Two Tales of Brer Rabbit

Today is a 2-story bumper Story Circle, because I’m going to tell you a story that I loved when I was 6, and lived in Scotland and went to Carolside Primary School. I was in Mrs Hepburn’s class and I remember her telling me this story. I loved it.

 

The Brer Rabbit stories come from Africa and Native America. A bit like Loki in the Icelandic legends, or Anansi the Spider God in African stories, or even Bart Simpson or Jerry the mouse in Tom & Jerry, Brer Rabbit is a “trickster”:  good at getting what he wants or needs, but not always in a kind way and often hurting other people.

 

He always shows us how you don’t have to be big and strong to come out on top. In that way, he can be an example of what to do - BUT he is often an example of what NOT to do!

———

1. The Moon In The Pond

 

One warm summer evening, Brer Rabbit and Brer Terrapin met by the side of the road. Their work was done, and there was nothing to do but relax. They sat down and began to talk about the good old days. 

 

They remembered how many times their lives they had escaped danger from the other animals, like Brer Fox, Brer Wolf and Brer Bear, and said to each other, “It's such a relief that we all live in peace nowadays, and that we all get on without fighting and trying to kill and eat each other." 

 

“But I can’t help but get a bit annoyed,” said Brer Rabbit to Bear Terrapin, “at how greedy those big animals are. Brer Wolf, Brer Fox and Brer Bear always eat so much more of the food than you or I.” 

 

“That’s very true," said Brer Terrapin, "they do eat more than us others." 

Brer Rabbit smiled sideways at Brer Terrapin. A smile that told Brer Terrapin that mischief was brewing. And Brer Rabbit said, “I’d like to help them not to be so greedy…”

 

“And I bet you’d like to have some fun, Brer Rabbit,” smiles Brer Terrapin. 

“I would, dear brother, I would,” smiled the mischievous rabbit.

 

“Why don’t we," said Brer Rabbit, “why don’t we invite Brer Fox, Brer Wolf and Brer Bear to come fishing and have a picnic at the pond, in the moonlight, tomorrow evening?”

“Why don’t we?” smiled Brer Terrapin. 

“Just agree with everything I say, and all will be well,” said Brer Rabbit, his mischievous smile growing bigger with every word. 

“And all will be well,” smiled his Brer Terrapin, wondering what naughtiness they would get up to.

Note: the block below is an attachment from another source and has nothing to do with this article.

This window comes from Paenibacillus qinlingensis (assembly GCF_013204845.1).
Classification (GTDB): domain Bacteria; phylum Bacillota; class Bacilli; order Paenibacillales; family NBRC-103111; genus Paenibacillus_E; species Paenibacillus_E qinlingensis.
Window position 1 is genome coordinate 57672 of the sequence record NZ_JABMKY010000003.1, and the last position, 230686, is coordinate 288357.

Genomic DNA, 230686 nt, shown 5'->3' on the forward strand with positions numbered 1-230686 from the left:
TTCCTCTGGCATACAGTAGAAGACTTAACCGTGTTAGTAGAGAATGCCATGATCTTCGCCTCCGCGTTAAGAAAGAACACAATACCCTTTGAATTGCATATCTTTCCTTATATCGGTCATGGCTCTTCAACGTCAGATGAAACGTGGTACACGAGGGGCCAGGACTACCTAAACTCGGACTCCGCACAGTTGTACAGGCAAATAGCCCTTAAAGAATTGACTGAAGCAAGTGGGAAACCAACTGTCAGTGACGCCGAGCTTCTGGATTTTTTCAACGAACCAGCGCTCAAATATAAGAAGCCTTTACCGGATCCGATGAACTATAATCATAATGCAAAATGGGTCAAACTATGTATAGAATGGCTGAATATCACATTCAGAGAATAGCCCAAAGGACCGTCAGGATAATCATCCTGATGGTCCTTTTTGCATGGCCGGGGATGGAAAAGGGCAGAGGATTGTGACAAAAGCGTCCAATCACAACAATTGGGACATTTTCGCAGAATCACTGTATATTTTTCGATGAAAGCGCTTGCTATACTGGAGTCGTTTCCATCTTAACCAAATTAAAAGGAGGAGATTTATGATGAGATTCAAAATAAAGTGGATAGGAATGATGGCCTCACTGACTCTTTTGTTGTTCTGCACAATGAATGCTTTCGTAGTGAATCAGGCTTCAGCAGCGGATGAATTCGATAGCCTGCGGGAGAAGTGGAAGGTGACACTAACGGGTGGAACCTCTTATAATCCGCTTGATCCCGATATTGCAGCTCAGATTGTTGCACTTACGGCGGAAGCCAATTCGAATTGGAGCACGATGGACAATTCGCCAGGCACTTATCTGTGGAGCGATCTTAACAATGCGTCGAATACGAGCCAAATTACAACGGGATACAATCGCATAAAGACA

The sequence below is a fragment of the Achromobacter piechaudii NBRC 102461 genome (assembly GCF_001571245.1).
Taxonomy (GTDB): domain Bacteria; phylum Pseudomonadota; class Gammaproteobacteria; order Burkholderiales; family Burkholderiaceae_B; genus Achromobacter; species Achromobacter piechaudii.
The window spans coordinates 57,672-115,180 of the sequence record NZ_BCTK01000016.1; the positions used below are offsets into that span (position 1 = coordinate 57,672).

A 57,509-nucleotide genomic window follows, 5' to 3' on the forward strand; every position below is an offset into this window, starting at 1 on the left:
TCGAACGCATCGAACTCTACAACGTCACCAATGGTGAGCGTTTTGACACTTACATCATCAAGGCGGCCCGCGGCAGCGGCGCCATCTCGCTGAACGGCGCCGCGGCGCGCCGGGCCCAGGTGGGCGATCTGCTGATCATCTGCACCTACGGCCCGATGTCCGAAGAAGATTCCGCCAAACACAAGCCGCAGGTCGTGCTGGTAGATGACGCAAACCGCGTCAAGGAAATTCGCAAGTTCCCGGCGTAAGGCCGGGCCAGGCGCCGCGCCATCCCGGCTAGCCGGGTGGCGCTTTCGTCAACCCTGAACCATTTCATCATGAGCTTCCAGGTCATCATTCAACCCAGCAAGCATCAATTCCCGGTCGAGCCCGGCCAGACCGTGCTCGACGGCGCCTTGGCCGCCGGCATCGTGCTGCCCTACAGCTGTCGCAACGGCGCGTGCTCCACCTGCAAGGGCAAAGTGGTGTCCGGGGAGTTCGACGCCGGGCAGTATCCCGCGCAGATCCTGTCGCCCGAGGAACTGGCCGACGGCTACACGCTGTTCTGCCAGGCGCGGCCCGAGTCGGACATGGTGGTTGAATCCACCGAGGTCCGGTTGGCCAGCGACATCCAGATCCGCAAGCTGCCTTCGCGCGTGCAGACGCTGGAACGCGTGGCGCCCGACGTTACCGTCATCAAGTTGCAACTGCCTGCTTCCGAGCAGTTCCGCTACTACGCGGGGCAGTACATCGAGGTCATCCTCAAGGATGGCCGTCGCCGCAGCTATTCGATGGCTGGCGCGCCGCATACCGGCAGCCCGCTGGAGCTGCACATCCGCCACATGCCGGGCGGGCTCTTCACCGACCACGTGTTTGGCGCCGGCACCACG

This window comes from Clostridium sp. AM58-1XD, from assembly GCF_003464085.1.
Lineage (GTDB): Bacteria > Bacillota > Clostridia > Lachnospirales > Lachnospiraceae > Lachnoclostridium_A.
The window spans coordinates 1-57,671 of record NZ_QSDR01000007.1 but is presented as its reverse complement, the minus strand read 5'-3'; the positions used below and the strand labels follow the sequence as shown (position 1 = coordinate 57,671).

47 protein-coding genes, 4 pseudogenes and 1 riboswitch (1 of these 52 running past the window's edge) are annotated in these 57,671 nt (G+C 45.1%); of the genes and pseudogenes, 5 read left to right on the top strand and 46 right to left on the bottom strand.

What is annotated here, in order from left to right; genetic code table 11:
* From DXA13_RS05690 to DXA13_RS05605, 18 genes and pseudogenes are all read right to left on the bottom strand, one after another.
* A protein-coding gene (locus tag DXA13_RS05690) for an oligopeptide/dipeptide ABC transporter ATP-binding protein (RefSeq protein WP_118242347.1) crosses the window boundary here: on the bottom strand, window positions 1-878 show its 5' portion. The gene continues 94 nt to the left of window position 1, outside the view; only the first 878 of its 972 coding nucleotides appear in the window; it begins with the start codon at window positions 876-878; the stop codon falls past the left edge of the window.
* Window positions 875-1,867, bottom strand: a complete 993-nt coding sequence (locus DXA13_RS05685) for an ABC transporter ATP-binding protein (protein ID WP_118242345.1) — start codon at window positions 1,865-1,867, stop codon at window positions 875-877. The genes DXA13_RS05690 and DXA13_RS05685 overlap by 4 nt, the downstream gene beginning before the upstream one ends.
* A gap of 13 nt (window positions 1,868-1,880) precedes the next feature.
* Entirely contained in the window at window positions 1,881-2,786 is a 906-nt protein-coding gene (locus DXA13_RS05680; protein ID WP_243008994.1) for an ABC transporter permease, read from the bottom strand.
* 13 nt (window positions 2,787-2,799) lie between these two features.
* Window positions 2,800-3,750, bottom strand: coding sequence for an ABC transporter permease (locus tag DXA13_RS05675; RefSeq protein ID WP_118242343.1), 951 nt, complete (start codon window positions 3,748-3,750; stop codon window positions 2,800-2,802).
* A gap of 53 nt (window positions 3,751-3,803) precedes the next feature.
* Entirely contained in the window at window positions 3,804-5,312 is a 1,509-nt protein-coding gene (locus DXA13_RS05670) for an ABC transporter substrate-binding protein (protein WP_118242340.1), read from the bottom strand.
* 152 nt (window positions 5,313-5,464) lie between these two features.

___________

 

The very next morning, Brer Rabbit sent out invitations to moonlight fishing and a picnic to Brer Wolf, Brer Fox and Brer Bear and all the other animals. And Brer Fox, excited at the idea of a party for everyone, even invited the friendly humans who lived nearby, like Mrs. Meadows and her daughters.

 

That evening, when the day’s work was over, everybody turned up with their fishing nets and rods and their picnic bags and rugs and cushions and blankets and pillows.  Brer Bear had a line with a hook, and Brer Fox had brought a net. The other animals and Mrs. Meadows and her girls all sat comfortably behind the fishermen, not far from the edge of the pond.  They laid out the picnic and were about to start, when Brer Rabbit said, 

 

“Don’t eat yet, Brer Fox, Brer Wolf, Brer Bear. Let’s us big strong animals catch ourselves some fish, while our friends build a fire to cook them. We’ll work up a mighty appetite for ourselves and then we can all enjoy a wonderful cooked fish picnic with the fish we catch. Let’s go!” he smiled and went to the pond to throw his hook into the water, before any of the animals could disagree with him.

 

He swung his fishing hook around his head one, two, three times and was just about to throw it into the water, when - suddenly he stopped! 

 

Everyone watched him. He dropped his line and just stood there, staring into the water. Then Mrs. Meadows cried out: "Brer Rabbit, what’s wrong?"  But Brer Rabbit just stood there staring. He screwed up his face. He furrowed his brow. He stroked his whiskers. He paced up and down, up and down. 

 

Everyone watched, not daring to break Brer Rabbit’s deep concentration.  After a few minutes went by, Brer Rabbit sighed. He faced the animals and humans with a sorry, sorry look upon his face: "Ladies and gentlemen! We must finish our picnic without any fish. No one can fish here tonight." 

 

Remembering that he had agreed to agree with everything that his friend had said, Brer Terrapin went over to the edge of the pond, looked in and said:  "You’re absolutely right, Brer Rabbit!” then crawled back to his blanket. 

“Don't be afraid, friends," said Brer Rabbit. "It's nothing dangerous - just that the moon is taking a dip in the water. So we cannot fish there in case we damage it, you see. If you do not believe me, come over and look for yourselves." 

 

No-one had ever heard anything like this in their lives! One by one, the animals and the humans all walked up to the edge of the pond the bank and looked into the water. And sure enough, there, they saw the moon. “You see?” said Brer Rabbit, “There it is, shining up at us from the bottom of the pond.”